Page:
A message from Tania:
A special shout-out to all mes amies in the circle! Emua, nita/phil,
Willy Wally and Cathy, Lili, Cacie-bacie, Abush, Jaime, Guy, Joshie,
Pauldo, the real Eydie Moh and anyone I forgot! I love you all!!! Also
a great big "Hi!" to the greatest geography teacher ever, Mr. Harris and
all my freshmen in Period 3. I love the mints! Important News Update:
I will be coming back to El Segundo for AP tests and the SAT around May
2nd, so I'll see all you guys then.
A message from Roxanne:
I'd like to begin by mentioning the unforeseen difficulty of writing
for an unknown audience. I mean, I know some of the people reading
this, and they're all different. It's like I'm speaking in front of all
of the people I know in my life, and they're all hearing the same thing.
Which is weird. You wouldn't talk the same way in front of your grandmother
that you would in front of your friends, right? Right. That's my problem
I would like to write, though. Don't worry. It'll be fun. Probably
Moi aussi je voudrais un shout-out, to my superduper buddies Christina,
Joyce, Jessica and Katharine, aka Ace, Oyster, Viking Kween and Sweet n'
Pretty Katarina. Je vous aime bien! Portez-vous saines!
Friday, 10/29/04, 2:41
Still at anchor in Boot Key Harbor
Time to finish up here and move on. According to our itinerary, we're
supposed to leave Sunday for Long Key Bight, a protected cove and jumping
off point for the Bahamas about 45 miles east of here, and then a couple
of jumps: first, the 100 mile crossing of the Gulf Stream to South Riding
Rocks, an exposed perch on the western edge of the Great Bahama Bank, then
65 miles across the Bank to our first Bahamas anchorage, SE of Joulter Keys,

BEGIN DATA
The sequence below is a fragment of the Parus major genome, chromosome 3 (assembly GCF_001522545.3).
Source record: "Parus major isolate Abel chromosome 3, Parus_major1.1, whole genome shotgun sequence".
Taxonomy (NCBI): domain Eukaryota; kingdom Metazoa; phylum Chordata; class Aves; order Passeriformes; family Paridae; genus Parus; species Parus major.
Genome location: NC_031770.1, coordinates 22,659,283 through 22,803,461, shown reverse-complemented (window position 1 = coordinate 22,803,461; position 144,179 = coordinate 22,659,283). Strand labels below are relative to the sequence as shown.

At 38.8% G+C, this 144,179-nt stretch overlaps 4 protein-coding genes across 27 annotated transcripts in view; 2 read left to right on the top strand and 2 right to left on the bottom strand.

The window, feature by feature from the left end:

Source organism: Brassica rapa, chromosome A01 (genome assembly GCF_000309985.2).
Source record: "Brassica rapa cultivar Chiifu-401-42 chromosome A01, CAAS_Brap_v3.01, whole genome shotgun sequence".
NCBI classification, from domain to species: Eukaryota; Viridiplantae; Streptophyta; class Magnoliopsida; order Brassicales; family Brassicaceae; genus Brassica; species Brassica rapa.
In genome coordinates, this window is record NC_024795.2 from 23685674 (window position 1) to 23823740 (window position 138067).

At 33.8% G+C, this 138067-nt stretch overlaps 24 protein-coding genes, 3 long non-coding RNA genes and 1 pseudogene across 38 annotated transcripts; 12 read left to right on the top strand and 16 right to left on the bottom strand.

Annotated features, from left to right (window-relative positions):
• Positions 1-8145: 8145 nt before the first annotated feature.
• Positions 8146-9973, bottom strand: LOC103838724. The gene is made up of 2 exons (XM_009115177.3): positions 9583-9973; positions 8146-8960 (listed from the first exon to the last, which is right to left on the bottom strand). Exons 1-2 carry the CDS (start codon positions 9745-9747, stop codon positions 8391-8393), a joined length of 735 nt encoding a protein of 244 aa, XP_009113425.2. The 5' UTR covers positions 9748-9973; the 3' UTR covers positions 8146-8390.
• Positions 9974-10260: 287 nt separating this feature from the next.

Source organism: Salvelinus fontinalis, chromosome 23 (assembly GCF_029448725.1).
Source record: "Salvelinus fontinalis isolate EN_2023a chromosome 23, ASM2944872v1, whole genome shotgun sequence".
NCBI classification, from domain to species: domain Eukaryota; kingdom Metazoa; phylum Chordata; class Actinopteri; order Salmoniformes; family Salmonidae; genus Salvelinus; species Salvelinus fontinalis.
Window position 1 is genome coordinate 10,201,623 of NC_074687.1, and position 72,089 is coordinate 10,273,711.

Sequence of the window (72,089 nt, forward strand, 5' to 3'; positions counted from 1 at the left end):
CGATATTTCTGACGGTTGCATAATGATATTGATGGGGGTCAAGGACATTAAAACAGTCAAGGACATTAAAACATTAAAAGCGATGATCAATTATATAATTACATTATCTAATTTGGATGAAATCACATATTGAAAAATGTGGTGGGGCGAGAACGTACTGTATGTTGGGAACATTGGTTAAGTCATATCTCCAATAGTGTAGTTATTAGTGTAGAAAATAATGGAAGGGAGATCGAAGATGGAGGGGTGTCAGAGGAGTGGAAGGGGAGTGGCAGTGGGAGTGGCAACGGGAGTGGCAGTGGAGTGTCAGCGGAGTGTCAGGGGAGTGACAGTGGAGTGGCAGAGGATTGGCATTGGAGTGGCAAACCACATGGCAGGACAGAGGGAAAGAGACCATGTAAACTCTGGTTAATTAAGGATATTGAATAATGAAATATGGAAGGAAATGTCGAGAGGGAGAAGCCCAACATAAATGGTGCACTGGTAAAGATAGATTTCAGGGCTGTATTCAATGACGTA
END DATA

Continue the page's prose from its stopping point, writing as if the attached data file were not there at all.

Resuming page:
which is just north of the northern end of Andros Island. The latter must
be done in daylight, so unless conditions are very calm it may have to be
two day-hops, with an utterly exposed anchorage in the middle of frigging
nowhere between them.
We did rent the car yesterday (just turned it in this morning), and
boy was that the right thing to do. The girls stayed at the boat, where
Tania did schoolwork and Roxanne read while Lynn and Lane did a grocery
run, filled a propane tank, and made a final stop at West Marine Products.
We loaded everything into the dinghy, leaving just enough room for Lane,
who ferried it out to Wind Song, offloaded it, picked up the girls,
and headed back to shore. Then off we drove in the mid-afternoon for Key
It is odd that there is virtually no Halloween activity down here in
the Keys, except . . . well, Key West has something called Fantasy Fest
on that weekend. Actually, it starts out slow early in the week and gets
totally nuts by the weekend, a Mardi-Gras sort of thing marked by lots
of people in very skimpy clothing and a lot of body paint and other
decorations parading up and down Duval St -- the main "drag", as it were.
"Skimpy" here means "a G-string", irrespective of gender. Not included
among the prerequisites for such display were body type or condition,
sexual preference, or age, so . . . if it was ambulatory, it was on Duval